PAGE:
“It is estimated that anywhere from 70% to 90% of people are vitamin D deficient, and the implications for that are pretty far reaching,” including a clear correlation between preterm birth and vitamin D serum levels below 40 ng/ml, said Karen Howard, CEO and executive director for the Organic and Natural Health Association.
“The rate of preterm births is not going now. The death rate of infants is not going down. These things are actually trending up. Slowly, but they are trending up,” she added, emphasizing that increased vitamin D could help turn the tide.
Given this risk and research that shows supplementation with 1,000-4,000 IU of vitamin D3 can increase serum vitamin D levels into a range associated with a decreased risk of preterm birth, the association submitted to FDA in late March a petition asking for a health claim that states: “Pregnant women who have higher serum vitamin D levels have a decreased risk of preterm birth. Adding a vitamin D3 supplement to your healthy diet can help increase your serum vitamin D levels. Your healthcare practitioner can measure your serum vitamin D levels and determine the appropriate dosage of vitamin D3 for you.”
With all the relevant research, the petition is “about a foot thick,” but also “well done,” said Howard, who is confident the FDA will approve the claim based on “all this great research that is being done.”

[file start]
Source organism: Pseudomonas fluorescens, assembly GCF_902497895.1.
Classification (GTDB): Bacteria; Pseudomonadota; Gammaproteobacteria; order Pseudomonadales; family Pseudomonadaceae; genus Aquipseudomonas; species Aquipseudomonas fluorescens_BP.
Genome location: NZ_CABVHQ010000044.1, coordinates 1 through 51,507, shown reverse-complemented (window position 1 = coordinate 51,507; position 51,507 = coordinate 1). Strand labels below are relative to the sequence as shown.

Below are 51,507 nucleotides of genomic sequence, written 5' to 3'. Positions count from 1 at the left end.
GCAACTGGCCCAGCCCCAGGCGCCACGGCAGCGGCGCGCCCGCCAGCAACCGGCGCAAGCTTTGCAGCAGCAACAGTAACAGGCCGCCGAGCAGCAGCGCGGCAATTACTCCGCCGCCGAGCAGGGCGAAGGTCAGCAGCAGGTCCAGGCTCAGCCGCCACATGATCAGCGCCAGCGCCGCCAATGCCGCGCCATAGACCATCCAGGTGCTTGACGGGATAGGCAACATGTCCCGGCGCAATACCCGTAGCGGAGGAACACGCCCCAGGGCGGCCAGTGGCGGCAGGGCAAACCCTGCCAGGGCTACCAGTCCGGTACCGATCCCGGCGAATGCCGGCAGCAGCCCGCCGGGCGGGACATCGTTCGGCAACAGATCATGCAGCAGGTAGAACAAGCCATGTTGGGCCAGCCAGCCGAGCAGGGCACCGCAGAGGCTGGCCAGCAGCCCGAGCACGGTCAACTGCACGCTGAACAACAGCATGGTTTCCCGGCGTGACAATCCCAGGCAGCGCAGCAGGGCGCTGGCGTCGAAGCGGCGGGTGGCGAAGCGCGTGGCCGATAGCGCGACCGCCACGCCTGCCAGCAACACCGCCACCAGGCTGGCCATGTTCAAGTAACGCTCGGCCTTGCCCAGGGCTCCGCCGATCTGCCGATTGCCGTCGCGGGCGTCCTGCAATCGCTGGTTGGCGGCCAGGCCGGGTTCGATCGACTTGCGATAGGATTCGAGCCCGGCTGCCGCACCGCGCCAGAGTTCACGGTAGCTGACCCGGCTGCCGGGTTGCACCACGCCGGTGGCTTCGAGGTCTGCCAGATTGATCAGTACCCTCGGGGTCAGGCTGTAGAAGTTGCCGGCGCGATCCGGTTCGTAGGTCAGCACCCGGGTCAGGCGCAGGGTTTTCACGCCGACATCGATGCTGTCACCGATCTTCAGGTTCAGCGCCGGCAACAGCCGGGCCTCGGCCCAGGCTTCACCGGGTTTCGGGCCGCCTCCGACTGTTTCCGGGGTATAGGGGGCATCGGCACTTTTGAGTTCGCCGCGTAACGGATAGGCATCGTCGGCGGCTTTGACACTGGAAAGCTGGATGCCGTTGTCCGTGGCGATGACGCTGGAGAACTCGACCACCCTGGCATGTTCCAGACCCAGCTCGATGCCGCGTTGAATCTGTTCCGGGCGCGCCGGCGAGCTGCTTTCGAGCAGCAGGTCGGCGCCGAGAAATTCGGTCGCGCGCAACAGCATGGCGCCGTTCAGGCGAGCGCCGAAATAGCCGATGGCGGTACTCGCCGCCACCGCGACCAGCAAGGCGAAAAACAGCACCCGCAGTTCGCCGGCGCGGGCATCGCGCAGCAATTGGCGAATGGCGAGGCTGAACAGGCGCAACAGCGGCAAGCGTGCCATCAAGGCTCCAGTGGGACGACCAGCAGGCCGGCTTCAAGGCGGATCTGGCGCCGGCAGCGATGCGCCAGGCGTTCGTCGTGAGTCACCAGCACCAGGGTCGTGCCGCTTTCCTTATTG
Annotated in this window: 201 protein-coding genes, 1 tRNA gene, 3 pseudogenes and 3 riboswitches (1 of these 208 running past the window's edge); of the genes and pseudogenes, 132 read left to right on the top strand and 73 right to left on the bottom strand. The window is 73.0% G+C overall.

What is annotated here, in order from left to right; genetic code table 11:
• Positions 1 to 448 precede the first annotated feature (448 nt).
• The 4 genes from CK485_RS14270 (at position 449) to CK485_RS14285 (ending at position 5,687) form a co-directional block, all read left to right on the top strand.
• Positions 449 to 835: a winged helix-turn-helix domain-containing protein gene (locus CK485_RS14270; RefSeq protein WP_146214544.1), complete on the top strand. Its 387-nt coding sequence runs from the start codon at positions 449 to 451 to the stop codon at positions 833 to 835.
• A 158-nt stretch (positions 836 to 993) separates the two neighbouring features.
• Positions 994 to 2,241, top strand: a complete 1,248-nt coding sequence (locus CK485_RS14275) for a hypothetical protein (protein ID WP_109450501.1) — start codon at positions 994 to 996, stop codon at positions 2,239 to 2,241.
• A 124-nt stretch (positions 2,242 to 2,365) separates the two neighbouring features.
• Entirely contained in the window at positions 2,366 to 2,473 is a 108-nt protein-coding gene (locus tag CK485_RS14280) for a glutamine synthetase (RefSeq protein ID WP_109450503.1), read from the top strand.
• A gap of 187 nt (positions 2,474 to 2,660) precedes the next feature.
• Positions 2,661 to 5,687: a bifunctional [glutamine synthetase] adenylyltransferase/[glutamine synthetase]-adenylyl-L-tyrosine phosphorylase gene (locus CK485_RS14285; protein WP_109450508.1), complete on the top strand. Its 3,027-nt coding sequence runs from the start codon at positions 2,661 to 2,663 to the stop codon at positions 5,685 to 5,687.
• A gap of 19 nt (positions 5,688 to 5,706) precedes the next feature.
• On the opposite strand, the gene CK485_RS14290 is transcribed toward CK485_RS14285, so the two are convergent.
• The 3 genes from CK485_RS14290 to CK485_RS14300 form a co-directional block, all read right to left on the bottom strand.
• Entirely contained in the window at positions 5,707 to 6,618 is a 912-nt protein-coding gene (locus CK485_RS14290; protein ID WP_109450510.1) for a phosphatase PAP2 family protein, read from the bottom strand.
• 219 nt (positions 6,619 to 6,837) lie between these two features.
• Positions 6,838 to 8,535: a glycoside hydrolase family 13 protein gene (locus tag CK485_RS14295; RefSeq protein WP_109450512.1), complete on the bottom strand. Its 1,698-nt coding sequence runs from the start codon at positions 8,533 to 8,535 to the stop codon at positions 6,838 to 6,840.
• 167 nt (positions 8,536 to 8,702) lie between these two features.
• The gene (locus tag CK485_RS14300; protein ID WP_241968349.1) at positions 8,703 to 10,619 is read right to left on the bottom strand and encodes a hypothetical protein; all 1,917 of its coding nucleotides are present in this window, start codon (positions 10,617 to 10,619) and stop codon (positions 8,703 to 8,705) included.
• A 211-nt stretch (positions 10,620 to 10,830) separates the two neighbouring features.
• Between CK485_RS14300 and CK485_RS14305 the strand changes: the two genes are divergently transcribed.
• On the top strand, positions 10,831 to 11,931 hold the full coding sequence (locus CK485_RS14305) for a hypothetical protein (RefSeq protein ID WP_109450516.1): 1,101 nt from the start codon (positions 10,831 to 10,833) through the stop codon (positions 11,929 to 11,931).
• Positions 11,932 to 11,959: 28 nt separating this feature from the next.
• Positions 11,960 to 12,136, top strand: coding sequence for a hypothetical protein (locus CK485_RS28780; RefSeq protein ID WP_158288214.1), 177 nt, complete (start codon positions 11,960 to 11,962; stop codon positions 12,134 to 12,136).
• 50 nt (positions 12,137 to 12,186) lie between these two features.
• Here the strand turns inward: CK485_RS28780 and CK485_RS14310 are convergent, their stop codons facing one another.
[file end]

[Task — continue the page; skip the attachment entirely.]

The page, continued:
Despite significant research, petitions to FDA can take years to review and garner a response. The association hopes to streamline the process in part by asking legislators and consumers to write to FDA about their support for the health claim and to keep the issue on a front burner for the agency.
“We are asking that a letter be sent to [FDA Commissioner] Dr. [Scott] Gottlieb, supporting the petition and promulgating a regulation,” Howard said. She added that she believes Gottlieb will be receptive to the message given recent “progressive" statements that he has made about the role of nutrition in preventive health maintenance.
“FDA has a track record for being primarily about safety: biosecurity of our food supply, HACCP. They have never had a preventive health mission statement. So for the commissioner to come out and publically state that we need to rethink how we deal with nutrition in relationship to disease is a very positive sign,” Howard said.
She added: “We have hit a nexus where health care costs, our expenditures, are continuing to go up, outcomes continue to go down, where people are beginning to look to … the original way of taking care of yourself through nutrition. I think it is a good time to be here.”
Supplementation could dramatically reduce healthcare costs
The association also appealed to legislators’ desire to save the government money by highlighting the potential of vitamin D3 supplementation to reduce health care costs.
In a sample letter that the association left with legislators to send to Gottlieb, the group cites March of Dimes data that the annual cost of preterm births in the US is $12 billion for 455,218 children. It adds that if half of these could be avoided through vitamin D supplementation there could be nearly $6 billion available for other health care services.
“What an easy thing to do to be able to promote vitamin D, which costs $100 to give a woman throughout her pregnancy, with such a dramatic result,” Howard added.